Search the Baltimore County community newspaper archives

>> Click here to search for stories published AFTER 2011

>> Use this search box to find stories published prior to 2011.
Note: All Words is a more strict search. Implied operator is "AND."
Ex: Charles Dickens"

subscriber services email print comment

Phoenix Festival Theater’s production of “Annie” is set to deliver a generous dose of optimism and cheer — not a bad idea for those of us who are snowstruck and looking toward spring. Although the lively Meehan-Strouse-Charnin musical about Little Orphan Annie is set during the Great Depression, the feisty little redhead looks on the bright side as she sings her theme song, “Tomorrow” — and brings the audience along for the ride.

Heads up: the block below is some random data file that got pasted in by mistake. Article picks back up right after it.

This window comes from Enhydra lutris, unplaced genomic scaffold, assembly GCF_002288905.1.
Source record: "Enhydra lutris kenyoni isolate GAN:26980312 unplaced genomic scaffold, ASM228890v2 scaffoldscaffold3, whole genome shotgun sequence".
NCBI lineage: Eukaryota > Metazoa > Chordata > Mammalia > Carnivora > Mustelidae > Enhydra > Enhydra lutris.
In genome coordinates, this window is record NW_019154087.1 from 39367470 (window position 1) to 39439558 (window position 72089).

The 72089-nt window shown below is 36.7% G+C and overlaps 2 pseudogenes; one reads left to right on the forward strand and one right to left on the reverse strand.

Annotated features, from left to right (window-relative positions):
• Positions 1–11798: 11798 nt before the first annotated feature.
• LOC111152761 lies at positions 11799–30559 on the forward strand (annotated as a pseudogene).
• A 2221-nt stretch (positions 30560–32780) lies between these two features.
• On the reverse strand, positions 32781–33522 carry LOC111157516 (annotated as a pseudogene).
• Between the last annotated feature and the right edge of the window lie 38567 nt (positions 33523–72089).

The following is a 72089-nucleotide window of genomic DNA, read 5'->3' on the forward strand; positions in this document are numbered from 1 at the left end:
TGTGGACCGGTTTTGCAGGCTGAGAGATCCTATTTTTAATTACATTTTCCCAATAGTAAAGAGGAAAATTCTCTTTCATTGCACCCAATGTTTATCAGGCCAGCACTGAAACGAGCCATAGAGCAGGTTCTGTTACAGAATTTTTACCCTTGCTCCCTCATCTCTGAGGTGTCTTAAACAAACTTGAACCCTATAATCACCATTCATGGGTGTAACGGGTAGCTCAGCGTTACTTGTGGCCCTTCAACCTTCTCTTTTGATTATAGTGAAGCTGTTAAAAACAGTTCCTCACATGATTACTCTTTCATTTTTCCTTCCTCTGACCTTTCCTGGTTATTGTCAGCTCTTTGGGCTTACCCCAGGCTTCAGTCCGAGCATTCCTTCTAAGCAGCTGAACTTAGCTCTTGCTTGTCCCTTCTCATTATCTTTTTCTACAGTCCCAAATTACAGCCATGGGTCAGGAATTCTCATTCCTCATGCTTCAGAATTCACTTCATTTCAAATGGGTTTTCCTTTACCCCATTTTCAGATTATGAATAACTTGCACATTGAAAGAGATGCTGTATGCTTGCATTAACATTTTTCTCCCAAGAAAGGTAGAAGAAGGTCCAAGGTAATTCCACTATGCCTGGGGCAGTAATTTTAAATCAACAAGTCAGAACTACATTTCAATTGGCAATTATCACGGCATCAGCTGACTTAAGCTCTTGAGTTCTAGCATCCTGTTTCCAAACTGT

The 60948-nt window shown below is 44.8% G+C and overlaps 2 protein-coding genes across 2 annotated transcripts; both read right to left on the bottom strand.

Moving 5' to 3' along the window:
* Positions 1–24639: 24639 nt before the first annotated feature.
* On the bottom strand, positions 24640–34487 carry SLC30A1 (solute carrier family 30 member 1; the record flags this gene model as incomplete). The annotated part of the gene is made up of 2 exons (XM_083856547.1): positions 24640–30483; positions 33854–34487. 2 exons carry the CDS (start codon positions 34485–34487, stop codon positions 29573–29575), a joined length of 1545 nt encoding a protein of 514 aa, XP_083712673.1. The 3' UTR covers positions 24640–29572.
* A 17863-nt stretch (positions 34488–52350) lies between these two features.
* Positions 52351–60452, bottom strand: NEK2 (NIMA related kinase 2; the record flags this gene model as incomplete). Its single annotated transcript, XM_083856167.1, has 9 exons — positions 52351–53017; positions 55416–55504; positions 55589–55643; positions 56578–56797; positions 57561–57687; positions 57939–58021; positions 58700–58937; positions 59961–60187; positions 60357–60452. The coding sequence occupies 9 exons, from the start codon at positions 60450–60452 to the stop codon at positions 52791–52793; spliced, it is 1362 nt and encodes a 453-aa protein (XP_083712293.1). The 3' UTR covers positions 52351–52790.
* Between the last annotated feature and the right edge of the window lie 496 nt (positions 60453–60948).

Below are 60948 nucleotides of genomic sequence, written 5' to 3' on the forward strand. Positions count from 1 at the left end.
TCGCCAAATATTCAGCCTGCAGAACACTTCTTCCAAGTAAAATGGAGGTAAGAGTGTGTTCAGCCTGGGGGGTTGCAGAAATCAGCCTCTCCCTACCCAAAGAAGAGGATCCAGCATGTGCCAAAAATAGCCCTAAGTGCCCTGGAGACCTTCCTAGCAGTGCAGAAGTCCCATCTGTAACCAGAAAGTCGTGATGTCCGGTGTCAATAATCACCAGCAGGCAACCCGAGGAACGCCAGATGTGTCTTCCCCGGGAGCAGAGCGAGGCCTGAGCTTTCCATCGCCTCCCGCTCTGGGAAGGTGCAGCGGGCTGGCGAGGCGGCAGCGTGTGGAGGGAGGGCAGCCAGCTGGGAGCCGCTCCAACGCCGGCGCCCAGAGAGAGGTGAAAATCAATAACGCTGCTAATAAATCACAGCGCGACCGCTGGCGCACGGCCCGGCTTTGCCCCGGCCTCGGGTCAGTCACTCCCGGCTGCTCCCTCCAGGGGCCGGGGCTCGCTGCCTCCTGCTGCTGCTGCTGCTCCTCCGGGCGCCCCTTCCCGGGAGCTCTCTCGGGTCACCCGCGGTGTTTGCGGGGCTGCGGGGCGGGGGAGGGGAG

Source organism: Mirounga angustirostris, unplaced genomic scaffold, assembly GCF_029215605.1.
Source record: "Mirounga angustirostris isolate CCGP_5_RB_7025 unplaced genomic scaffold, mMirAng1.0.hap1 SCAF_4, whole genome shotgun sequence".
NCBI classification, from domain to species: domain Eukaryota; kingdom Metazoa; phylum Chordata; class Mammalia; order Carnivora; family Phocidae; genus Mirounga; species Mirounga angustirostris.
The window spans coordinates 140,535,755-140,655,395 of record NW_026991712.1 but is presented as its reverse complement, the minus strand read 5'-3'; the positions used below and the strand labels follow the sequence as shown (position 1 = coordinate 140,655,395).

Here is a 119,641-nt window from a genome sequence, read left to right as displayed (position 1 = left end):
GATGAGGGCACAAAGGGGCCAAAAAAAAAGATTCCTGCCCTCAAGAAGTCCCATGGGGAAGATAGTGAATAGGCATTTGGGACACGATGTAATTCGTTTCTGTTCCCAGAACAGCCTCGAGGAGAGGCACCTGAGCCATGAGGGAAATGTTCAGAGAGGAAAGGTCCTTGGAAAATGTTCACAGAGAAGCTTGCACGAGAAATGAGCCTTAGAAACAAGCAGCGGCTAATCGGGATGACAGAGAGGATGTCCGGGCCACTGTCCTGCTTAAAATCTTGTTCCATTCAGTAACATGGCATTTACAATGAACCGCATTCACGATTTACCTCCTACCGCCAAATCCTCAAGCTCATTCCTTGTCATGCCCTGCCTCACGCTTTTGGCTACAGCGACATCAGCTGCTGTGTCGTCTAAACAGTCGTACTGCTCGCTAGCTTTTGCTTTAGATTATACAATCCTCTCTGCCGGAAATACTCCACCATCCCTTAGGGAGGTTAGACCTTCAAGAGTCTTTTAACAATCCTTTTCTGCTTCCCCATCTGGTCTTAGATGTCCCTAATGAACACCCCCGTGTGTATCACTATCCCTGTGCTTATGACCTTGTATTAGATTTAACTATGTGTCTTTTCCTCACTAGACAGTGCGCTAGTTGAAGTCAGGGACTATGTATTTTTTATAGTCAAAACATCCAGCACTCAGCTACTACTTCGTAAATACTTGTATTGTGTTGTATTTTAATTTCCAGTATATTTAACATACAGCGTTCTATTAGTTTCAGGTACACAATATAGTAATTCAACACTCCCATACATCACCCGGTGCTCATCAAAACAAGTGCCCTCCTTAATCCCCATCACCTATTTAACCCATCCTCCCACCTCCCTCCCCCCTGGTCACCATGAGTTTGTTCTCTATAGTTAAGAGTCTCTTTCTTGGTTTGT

“Annie” opens Friday at the Chesapeake Theater at Harford Community College, 401 Thomas Run Road, and runs for two weekends. Shows are at 8 p.m. on Fridays and Saturdays. Sunday matinees are both sold out. Tickets, $9 for those 17 and younger and $18 for adults, are available at 443-412-2211.
Megan Koncurat stars as Annie. The natural redhead is delighted to share the stage with her mother, Cathy, and sisters Abby, 9, and Rachel, 11. The 13-year-old Bel Air girl has already been cast as Annie in Southampton Middle School’s spring musical. The credit for training Megan’s fine voice goes to her mother, who used to teach music in Baltimore County.

Annie has the gumption to defy sadistic Miss Hannigan, the orphanage matron, played by Becky Titelman. Since returning from New York, Titelman teaches at County Ballet. She commented that “Annie” is her favorite musical and that “Little Girls,” the number in which she twists off the head of a baby doll, is her favorite song in the show.

“The first show I did in Harford County was Molly when I was six,” she said. “My dad [Bob] was Mr. Bundles [the laundry man]. It’s neat to be back on the stage where I grew up performing.

“I like little kids, so it’s hard for me to scream in their faces,” she said, “but that’s why I am an actor.”